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My First Private Practice Visit

My First Private Practice Visit

Posted by on Apr 18, 2013 in Blogs | 1 comment

It’s awesome visiting a private practice, because while I’m certain that ICO will train me to eventually become a competent optometrist, the business side of running a successful optometry practice is something that I don’t believe can fully be taught in any institution. In speaking to different optometrists who own a practice, almost all of them tell me, Optometry is easy, but business management isn’t.” Before I came to ICO, I worked at an optometry office, and I thought I learned all I needed to know about how to run one. But then I found out there are different kinds of practices that focus on different things, with varying reasons for their success. I’m very interested in vision therapy, so I was fortunate to be able to visit a practice that specializes in that.

Tip: If you dream of opening a practice one day, you’ll want to visit some existing ones before you open your own. You’ll learn a lot at ICO, but there are things that you can only learn outside the classroom. Plus, you’ll be sitting in the same room all year, so field trips are a nice change of learning environment. It’s worth your while, I promise. 

 

Dr. Margolis' office is inside this huge medical building, where the office gets so busy, the parking lot doesn't always fit all his patients

Dr. Margolis’ office is inside this huge medical building, where the office gets so busy, sometimes the parking lot isn’t big enough to fit all the cars of patients.

Dr. Neil Margolis, an ICO alum, was kind enough to host members of ICO’s College of Optometrists in Vision Development club and Neuro-Optometric Rehabilitation Association student group at his suburban practice. He blocked off an entire afternoon to teach us things we might never learn in our normal optometric academic curriculum. His practice specializes in working with patients that have visual-spatial processing, tracking, or other binocular vision issues that may negatively affect academic learning and visual attention. Children compose the biggest portion of his practice, and from this visit, I could really sense that he cares about them.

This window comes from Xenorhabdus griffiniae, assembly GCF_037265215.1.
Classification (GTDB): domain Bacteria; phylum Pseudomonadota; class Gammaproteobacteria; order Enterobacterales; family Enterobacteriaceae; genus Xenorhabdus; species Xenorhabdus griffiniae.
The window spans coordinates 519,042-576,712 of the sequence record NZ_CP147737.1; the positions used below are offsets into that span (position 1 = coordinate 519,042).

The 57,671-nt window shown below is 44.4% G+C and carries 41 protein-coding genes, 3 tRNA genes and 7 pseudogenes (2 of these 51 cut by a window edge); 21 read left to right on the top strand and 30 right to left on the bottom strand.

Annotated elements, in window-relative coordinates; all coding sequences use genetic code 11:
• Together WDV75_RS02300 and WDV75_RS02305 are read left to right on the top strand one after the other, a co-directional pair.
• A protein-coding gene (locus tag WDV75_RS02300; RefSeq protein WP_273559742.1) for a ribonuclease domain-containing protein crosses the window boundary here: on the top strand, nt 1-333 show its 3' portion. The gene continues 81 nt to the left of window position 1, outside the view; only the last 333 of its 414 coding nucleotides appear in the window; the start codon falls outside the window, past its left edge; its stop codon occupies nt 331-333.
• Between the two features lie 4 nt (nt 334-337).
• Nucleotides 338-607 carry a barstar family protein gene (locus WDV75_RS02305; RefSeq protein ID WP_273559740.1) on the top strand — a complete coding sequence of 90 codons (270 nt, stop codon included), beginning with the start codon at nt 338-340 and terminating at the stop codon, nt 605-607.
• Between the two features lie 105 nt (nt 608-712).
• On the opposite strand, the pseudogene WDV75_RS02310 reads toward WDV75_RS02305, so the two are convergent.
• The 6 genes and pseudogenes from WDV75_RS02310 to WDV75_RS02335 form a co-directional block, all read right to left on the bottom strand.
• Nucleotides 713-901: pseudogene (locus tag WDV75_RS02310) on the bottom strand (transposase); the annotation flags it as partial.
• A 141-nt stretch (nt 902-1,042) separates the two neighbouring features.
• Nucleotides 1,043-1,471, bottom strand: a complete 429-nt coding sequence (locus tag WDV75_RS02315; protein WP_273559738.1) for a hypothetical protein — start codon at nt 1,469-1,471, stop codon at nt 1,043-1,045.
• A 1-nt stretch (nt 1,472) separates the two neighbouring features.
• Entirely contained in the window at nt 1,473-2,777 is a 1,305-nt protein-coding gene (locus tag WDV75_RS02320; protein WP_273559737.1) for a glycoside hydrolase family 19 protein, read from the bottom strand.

After giving us an office tour, Dr. Margolis discussed how he came to build such a successful practice, imparted clinical pearls of wisdom and printed out lots of reading material for us.

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Colleague Group

Colleague Group

Posted by on Mar 27, 2013 in Blogs | 0 comments

When first and second years have a bit of free time (it actually happens once in a blue moon), we get together with the professor(s) in our colleague group and connect with each other. I’m a colleague-group facilitator for Dr. Faheemah Saeed, our first year optics professor, and her husband, Zeki Nur, ICO’s director of benefits who also moonlights as a finance professor here. Facilitators organize events for colleague groups so that teachers and students can get together and have fun. I think it’s a great way to get to know our faculty in a fun, more relaxed setting. There’s a lot less tension when grades aren’t involved.

After our first meeting during orientation, Dr. Saeed and Zeki were so kind to invite us to their beautiful home near Navy Pier for brunch. Dr. Saeed is not only good at optics, we learned she’s an amazing cook as well.

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A Girls’ Step-by-Step Guide: How to Prepare for Eye Ball

Posted by on Mar 15, 2013 in Blogs | 3 comments

We’re having our annual Eye Ball in a couple weeks at the Museum of Science and Industry:

Museum of Science and Industry

Kwong Yee Cheng/Creative Commons

I think Eye Ball is one of the commonalities between optometry schools all over the world. My friends studying optometry in Canada, Hong Kong and Australia all have one. All the students and some faculty dress up in fancy clothes get together for a night of fun in between cramming for various tests and practicals.

At the 2012 Eye Ball, in Navy Pier’s Crystal Gardens

Last year, I scrambled everywhere looking for a dress. Lucky for me, I was able to get the red one you see above last minute on clearance for just $25! I promised myself I wouldn’t let that happen again, and shop early for the next Eye Ball.

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Rating Chicago’s Pizza Joints

Rating Chicago’s Pizza Joints

Posted by on Feb 25, 2013 in Blogs | 7 comments

I’m very lucky this year, as I got to celebrate my birthday during break week when we don’t have anything to study for (unlike blogger Michelle!). My friends came to Chicago to visit me, and we decided to try out the food that Chicago is best known for: deep dish pizza. When it comes to eating, the number-one thing anyone should do while visiting Chicago is to try the pizza. I don’t know if it’s because we’re so close to Wisconsin, but if you’re a cheese lover, our pizzerias are extremely generous with their portions of cheese.